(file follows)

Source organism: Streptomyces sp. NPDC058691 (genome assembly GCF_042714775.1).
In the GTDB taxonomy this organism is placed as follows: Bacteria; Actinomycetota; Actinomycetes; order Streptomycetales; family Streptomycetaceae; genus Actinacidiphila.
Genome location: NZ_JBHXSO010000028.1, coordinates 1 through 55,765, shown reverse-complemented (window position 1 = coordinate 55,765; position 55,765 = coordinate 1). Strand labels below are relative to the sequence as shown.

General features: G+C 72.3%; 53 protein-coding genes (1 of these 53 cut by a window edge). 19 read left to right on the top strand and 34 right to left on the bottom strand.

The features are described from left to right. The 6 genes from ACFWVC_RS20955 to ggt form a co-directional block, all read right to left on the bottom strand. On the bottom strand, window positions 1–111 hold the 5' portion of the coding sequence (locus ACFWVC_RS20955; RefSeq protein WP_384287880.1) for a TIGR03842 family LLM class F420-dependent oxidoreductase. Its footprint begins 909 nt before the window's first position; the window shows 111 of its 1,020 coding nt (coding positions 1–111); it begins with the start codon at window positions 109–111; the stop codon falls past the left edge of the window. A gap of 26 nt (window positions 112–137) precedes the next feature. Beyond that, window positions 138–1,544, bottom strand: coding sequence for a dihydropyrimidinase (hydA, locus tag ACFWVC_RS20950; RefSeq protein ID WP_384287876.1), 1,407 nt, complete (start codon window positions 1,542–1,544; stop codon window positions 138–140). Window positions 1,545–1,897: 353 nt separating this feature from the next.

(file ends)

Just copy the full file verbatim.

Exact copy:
Source organism: Streptomyces sp. NPDC058691 (genome assembly GCF_042714775.1).
In the GTDB taxonomy this organism is placed as follows: Bacteria; Actinomycetota; Actinomycetes; order Streptomycetales; family Streptomycetaceae; genus Actinacidiphila.
Genome location: NZ_JBHXSO010000028.1, coordinates 1 through 55,765, shown reverse-complemented (window position 1 = coordinate 55,765; position 55,765 = coordinate 1). Strand labels below are relative to the sequence as shown.

General features: G+C 72.3%; 53 protein-coding genes (1 of these 53 cut by a window edge). 19 read left to right on the top strand and 34 right to left on the bottom strand.

The features are described from left to right. The 6 genes from ACFWVC_RS20955 to ggt form a co-directional block, all read right to left on the bottom strand. On the bottom strand, window positions 1–111 hold the 5' portion of the coding sequence (locus ACFWVC_RS20955; RefSeq protein WP_384287880.1) for a TIGR03842 family LLM class F420-dependent oxidoreductase. Its footprint begins 909 nt before the window's first position; the window shows 111 of its 1,020 coding nt (coding positions 1–111); it begins with the start codon at window positions 109–111; the stop codon falls past the left edge of the window. A gap of 26 nt (window positions 112–137) precedes the next feature. Beyond that, window positions 138–1,544, bottom strand: coding sequence for a dihydropyrimidinase (hydA, locus tag ACFWVC_RS20950; RefSeq protein ID WP_384287876.1), 1,407 nt, complete (start codon window positions 1,542–1,544; stop codon window positions 138–140). Window positions 1,545–1,897: 353 nt separating this feature from the next.